JL: Yeah, that was totally a great honor to be playing the bass for him. I don’t really know why I was the bass player, he should have played the bass himself. But at the time, he had just recovered from a lot of drug abuse and stuff like that, so I don’t think that he was a great bass player at the time. He’s back now playing the bass as great as he ever did, but at the time I don’t think he had the… He probably hadn’t practiced bass for a long time.
W (NM): You probably had… Europe has always had a close relationship with ex Deep Purple members, am I right? Do you have a relationship with, like, Whitesnake, Deep Purple? You toured together many times, right?
JL: We did quite a few shows and festivals together with Whitesnake, and we always hang out with those guys, Reb Beach and Doug Aldrich, the guitar player, and Joey usually talks to David Coverdale… We’ve been talking about touring together, but it hasn’t really come together yet. But there’s still a chance.
During the 80s everybody was doing too big productions and there was too much money into it, making it a little bit too mainstream or too perfect.”
W (NM): That’s great. So changing the subject, John, can you tell us a little bit about how the Europe reunion happened in 2003 and who were the main responsible for it?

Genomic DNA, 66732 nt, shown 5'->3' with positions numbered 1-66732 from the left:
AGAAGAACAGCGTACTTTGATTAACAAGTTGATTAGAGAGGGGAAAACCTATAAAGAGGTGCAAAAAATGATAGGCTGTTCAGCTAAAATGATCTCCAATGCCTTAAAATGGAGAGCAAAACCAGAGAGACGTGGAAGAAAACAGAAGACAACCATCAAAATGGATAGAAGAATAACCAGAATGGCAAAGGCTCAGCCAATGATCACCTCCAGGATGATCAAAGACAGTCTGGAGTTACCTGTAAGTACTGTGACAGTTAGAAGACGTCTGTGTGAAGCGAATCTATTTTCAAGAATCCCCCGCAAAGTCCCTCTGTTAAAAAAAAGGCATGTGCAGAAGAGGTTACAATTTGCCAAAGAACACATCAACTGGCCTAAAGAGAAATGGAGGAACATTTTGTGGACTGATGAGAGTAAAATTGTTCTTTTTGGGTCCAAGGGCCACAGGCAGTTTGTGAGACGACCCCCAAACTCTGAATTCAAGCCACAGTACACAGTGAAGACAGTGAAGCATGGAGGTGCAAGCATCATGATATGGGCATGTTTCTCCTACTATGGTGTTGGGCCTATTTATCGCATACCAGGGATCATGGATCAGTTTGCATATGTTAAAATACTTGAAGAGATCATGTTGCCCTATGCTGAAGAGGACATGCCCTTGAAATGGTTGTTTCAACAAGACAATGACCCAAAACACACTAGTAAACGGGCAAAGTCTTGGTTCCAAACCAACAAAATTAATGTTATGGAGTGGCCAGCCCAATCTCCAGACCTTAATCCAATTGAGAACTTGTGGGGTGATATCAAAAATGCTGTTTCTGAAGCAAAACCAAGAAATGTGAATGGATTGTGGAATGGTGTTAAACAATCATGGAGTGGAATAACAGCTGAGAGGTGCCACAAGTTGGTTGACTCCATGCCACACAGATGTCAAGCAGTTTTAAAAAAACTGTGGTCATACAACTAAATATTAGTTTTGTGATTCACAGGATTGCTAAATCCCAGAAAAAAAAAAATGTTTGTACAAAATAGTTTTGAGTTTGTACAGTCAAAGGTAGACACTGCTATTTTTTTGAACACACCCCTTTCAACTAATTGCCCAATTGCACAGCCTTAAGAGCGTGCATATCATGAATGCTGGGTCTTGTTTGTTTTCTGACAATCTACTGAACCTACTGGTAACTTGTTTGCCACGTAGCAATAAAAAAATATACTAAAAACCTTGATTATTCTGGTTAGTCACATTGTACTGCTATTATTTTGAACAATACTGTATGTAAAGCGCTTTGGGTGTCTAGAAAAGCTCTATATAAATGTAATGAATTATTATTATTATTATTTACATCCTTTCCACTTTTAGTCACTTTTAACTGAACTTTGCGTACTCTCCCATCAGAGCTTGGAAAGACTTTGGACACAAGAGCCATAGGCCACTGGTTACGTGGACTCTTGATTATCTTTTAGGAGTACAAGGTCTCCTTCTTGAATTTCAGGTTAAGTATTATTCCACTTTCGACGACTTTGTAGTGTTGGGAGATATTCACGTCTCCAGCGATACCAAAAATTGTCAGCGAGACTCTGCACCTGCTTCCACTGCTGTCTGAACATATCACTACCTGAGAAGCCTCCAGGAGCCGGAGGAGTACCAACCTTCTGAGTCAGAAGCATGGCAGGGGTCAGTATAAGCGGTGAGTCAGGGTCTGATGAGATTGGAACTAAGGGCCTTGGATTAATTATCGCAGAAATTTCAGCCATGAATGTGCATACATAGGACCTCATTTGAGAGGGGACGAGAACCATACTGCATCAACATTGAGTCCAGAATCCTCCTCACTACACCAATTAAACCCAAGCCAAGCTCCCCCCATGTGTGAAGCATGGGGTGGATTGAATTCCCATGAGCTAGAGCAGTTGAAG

JL: We had always… When we put the band on ice in 92, we always said that we were going to get back together again sooner or later, and it took 12 years, but the first thing that happened, was actually that we did a big show at the millennium new year’s eve of 2000, in Stockholm, and we got the band together, and after that we said “let’s do it”, you know. And it took another three years to get everything together.
W (NM): And changing the subject again, what do you think was the importance of producer Kevin Elson for your career?
JL: Oh, he was great for producing “The Final Countdown”, but I think that Kevin Shirley, the producer of the new album, “Bag of Bones”, was equally as important, because I think that the “Bag of Bones” album is the greatest album we’ve ever done.
W (NM): Yeah, I was going to ask you about that. Talking about Kevin Shirley, since you mentioned him, the Caveman, what was it like to have the chance to work with one of the greatest rock producers, right? He worked with Led Zeppelin, with so many legends, what was it like to hear his stories and stuff like that?